[Taxacom] De-extinction & Rhachistia aldabrae
mesibov at southcom.com.au
Tue Oct 21 02:16:17 CDT 2014
Jason Mate wrote:
"I think this simply highlights how thin on the ground amateur entomologists are in Australia. If a large, colourful ladybird can hide in the most populous state in Australia, what hope is there for the other 99% of inverts?"
'Thin' is right. There are a *lot* of amateur naturalists and nature macrophotographers in Australia, but Australia is a big place. And most Victorians live in the Melbourne metropolitan area.
The most bug-diverse Australian State is Queensland, which has ca 4.7 million people on a land area of 1.73 million sq km, or ca 2.9 people/sq km on average, which is unrealistic because most Queenslanders are in the big population centres. Compare that to
UK: 64m on 0.24m sq km, 256/sq km
Metro France: 64m on 0.55m sq km, or 116/sq km
Germany: 81m on 0.36m sq km, or 226/ sq/km
and Queensland is less than 1/4 of the Australian mainland.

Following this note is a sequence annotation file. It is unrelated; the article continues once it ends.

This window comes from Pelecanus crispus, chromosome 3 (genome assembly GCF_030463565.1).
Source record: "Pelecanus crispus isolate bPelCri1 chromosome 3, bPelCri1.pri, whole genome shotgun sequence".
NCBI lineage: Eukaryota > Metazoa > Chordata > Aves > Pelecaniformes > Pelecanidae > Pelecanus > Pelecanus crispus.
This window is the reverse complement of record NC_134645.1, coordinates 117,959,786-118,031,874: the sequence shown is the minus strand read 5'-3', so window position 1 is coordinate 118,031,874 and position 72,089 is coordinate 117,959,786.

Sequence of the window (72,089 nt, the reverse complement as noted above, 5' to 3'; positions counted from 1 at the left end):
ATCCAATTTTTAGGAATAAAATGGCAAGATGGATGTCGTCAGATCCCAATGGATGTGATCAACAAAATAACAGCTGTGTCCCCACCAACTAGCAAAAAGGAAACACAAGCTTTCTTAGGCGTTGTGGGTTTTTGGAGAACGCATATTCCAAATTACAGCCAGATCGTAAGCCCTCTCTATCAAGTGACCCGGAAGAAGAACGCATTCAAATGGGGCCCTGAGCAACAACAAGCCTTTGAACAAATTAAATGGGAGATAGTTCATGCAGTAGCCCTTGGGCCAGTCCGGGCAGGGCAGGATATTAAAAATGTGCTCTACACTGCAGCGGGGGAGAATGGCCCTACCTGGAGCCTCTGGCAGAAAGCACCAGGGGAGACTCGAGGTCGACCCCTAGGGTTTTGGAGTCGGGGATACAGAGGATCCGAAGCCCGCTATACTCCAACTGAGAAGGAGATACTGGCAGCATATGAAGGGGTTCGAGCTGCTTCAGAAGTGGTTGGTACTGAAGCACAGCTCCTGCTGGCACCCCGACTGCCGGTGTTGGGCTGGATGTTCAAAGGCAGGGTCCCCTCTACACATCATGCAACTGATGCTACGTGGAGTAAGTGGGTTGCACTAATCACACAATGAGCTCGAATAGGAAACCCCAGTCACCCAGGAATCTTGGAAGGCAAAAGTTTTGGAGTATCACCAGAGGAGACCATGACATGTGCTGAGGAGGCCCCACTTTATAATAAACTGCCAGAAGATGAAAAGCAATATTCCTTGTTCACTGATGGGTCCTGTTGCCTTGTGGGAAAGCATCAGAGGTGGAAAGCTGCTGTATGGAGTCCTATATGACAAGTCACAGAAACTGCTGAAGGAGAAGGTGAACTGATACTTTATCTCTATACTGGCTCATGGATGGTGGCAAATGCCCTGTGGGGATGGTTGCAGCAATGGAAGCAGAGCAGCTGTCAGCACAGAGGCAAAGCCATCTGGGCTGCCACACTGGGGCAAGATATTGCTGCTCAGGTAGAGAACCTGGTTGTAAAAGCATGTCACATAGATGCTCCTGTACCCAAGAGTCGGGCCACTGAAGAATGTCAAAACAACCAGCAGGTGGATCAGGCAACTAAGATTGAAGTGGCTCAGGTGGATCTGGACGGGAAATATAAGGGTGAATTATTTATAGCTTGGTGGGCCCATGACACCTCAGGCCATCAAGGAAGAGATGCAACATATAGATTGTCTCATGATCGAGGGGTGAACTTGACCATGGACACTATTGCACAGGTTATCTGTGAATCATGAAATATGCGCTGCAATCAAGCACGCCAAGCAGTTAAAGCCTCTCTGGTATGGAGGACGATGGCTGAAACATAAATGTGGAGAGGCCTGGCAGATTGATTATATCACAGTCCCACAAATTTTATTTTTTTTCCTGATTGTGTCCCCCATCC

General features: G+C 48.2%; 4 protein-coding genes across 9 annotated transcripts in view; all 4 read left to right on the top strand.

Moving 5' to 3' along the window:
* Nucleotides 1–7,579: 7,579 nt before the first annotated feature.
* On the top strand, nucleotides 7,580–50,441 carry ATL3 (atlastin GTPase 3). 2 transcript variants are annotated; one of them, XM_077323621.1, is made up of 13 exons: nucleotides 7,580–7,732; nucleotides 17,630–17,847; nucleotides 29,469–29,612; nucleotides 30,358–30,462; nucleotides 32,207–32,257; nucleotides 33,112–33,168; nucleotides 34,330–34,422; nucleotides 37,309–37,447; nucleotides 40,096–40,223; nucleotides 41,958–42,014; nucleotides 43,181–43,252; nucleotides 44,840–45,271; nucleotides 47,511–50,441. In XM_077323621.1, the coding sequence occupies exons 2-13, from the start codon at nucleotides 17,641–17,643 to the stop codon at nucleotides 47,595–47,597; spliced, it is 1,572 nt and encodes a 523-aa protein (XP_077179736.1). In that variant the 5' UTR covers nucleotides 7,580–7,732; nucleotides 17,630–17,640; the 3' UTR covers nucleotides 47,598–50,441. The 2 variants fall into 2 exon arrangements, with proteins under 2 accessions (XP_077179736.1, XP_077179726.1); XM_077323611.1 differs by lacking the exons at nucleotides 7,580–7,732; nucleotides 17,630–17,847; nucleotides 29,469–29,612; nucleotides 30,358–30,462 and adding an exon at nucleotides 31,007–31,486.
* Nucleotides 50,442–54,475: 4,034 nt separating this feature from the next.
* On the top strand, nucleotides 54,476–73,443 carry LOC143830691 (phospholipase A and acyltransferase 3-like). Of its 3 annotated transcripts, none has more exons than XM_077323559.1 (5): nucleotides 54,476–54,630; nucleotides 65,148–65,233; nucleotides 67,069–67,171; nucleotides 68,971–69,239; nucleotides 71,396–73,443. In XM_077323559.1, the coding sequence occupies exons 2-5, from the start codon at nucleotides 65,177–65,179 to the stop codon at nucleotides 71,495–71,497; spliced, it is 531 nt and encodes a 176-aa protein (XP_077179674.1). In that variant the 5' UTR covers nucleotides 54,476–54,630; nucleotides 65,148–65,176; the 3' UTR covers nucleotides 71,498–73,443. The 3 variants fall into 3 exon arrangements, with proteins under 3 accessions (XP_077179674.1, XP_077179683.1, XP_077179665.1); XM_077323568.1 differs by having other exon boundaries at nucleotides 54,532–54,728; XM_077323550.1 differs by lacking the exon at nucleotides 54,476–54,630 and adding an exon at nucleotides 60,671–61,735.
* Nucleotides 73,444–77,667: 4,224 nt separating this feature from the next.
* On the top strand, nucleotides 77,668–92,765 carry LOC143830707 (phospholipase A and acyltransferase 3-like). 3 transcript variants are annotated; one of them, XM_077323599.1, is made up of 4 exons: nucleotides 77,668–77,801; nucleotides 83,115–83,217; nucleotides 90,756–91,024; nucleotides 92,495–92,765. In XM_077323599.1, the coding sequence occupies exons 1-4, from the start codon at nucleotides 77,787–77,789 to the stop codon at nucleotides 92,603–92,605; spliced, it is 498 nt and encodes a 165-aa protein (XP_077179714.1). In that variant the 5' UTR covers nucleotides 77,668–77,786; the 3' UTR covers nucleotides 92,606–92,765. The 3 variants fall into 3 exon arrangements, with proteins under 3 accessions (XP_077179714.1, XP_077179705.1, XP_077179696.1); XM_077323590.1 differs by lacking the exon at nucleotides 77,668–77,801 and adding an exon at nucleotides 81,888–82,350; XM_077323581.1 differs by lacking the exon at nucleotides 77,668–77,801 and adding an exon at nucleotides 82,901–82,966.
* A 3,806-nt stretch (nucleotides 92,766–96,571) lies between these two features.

'...what hope is there for the other 99% of inverts?' There's not much hope for a complete inventory of Australia's larger invertebrates, ever, and vastly less hope for realistically assessing the conservation status of any but a few particularly glamorous bugs.
To add to the difficulty, our bugs have an annoying habitat of varying in abundance in cycles of up to several decades. The Miena Jewel Beetle (Castiarina insculpta) from Tasmania was known from 2 specimens, one taken before 1934 and one in 1965. Then a few turned up in the 2000s and into the 2010s. In 2013 they suddenly seemed to be everywhere on Tasmania's Central Plateau. (Google 'Observations of the Miena Jewel Beetle Castiarina insculpta (Carter, 1934) in the summer of 2012−13' for a PDF)
Note that jewel beetles, like ladybirds, are noticeable and keenly sought by collectors.
Dr Robert Mesibov
Honorary Research Associate
Queen Victoria Museum and Art Gallery, and
School of Land and Food, University of Tasmania
PO Box 101, Penguin, Tasmania, Australia 7316
(03) 64371195; 61 3 64371195
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